An obsession is an unwelcome, uncontrollable, and persistent idea, thought, image, or emotion that a person cannot help thinking even though it creates significant distress or anxiety.
Obsessive ideas seem unnatural or alien to those who have them, but are nevertheless recognized as originating from the person's own thoughts—they are not seen as delusions sent or controlled by an outside party.
Typical obsessions include fear of contamination as from doorknobs or handshakes, worry about leaving things in their proper order, persistent doubts about one's responsible behavior, scary images involving violent acts, and images of sexual acts. People with obsessions may find themselves acting in compulsive ways in largely futile attempts to relieve the anxiety associated with their persistent, unpleasant thoughts. Others suffering from obsessions may try very hard to control or ignore them. It is important to note that legitimate worries about daily concerns—paying bills, studying for exams, keeping a job, interpersonal relationships—are not obsessions. Although they can occasionally be carried to obsessive lengths, these concerns can change with circumstances and, in most cases be controlled, with planning, effort, and action. Obsessions relate to problems that most people would consider far removed from normal, daily events and concerns.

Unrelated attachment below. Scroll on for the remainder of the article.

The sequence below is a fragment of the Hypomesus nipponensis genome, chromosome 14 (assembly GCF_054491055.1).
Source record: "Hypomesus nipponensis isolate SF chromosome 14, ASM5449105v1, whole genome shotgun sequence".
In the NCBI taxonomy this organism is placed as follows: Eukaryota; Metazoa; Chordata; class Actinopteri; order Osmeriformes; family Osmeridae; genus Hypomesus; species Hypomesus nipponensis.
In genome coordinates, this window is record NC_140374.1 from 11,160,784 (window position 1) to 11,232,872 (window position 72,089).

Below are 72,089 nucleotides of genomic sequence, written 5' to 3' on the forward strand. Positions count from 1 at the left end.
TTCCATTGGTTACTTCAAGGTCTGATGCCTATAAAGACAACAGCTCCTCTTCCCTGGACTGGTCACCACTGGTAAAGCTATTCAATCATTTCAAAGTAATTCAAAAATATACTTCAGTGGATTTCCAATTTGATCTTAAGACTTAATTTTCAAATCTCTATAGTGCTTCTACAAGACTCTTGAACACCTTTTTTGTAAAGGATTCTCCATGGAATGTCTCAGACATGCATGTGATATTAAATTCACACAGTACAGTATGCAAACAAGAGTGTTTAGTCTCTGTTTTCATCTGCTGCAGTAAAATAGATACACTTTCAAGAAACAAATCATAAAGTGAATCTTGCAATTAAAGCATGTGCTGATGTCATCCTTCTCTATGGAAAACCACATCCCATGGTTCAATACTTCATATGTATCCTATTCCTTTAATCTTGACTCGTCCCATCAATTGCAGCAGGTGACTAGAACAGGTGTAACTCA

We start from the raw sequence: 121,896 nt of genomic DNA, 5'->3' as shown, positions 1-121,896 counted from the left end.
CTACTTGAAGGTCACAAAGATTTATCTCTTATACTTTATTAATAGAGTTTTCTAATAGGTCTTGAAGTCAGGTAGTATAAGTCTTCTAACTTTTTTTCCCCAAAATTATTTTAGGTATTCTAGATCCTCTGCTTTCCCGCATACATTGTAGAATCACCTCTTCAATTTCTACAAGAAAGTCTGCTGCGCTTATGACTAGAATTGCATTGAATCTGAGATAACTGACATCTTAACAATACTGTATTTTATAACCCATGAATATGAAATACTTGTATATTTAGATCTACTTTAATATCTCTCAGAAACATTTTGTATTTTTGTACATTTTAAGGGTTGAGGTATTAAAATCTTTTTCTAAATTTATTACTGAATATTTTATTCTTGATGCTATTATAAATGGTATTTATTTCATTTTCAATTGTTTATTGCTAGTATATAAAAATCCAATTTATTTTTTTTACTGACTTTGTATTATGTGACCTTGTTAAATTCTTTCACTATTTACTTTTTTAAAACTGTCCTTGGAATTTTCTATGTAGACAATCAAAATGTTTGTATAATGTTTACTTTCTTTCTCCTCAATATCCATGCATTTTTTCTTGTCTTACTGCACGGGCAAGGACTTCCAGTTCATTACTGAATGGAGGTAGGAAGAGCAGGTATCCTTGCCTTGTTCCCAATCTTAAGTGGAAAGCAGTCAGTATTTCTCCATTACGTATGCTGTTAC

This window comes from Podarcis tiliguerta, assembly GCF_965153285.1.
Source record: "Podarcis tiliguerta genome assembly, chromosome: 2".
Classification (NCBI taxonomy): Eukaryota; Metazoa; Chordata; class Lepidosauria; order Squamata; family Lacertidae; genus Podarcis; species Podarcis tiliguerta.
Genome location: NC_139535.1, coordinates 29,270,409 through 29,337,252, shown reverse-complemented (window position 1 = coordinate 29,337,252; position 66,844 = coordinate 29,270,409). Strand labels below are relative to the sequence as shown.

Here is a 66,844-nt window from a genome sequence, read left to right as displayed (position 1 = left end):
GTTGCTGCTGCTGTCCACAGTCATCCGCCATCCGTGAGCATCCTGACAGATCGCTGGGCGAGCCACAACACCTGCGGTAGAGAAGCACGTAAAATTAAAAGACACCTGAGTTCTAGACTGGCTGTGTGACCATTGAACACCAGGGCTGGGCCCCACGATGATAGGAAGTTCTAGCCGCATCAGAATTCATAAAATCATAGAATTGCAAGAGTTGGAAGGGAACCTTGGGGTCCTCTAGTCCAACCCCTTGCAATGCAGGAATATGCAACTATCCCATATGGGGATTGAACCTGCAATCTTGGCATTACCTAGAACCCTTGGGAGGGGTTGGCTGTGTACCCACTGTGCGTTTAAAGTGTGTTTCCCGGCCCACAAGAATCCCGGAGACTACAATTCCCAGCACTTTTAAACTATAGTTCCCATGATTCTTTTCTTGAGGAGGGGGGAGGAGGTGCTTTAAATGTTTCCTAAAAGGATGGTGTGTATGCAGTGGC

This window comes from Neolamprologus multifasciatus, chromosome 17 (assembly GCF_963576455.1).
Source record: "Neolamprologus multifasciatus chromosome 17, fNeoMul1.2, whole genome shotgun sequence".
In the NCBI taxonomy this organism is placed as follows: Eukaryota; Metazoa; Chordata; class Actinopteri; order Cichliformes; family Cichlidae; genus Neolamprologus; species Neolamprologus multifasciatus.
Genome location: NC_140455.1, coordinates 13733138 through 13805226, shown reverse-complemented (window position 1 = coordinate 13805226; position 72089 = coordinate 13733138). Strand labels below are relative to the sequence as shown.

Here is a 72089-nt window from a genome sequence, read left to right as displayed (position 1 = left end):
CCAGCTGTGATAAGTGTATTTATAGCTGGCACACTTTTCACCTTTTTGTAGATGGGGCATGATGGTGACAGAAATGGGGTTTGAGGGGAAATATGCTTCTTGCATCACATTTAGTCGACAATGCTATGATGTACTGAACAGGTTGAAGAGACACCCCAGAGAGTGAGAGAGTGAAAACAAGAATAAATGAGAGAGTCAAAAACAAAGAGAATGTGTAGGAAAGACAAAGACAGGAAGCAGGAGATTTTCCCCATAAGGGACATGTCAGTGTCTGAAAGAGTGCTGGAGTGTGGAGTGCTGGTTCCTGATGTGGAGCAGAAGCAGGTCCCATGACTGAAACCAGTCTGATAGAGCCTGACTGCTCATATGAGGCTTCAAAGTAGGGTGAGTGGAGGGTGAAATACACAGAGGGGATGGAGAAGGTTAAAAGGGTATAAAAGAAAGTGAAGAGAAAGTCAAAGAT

Dean A. Haycock, Ph.D.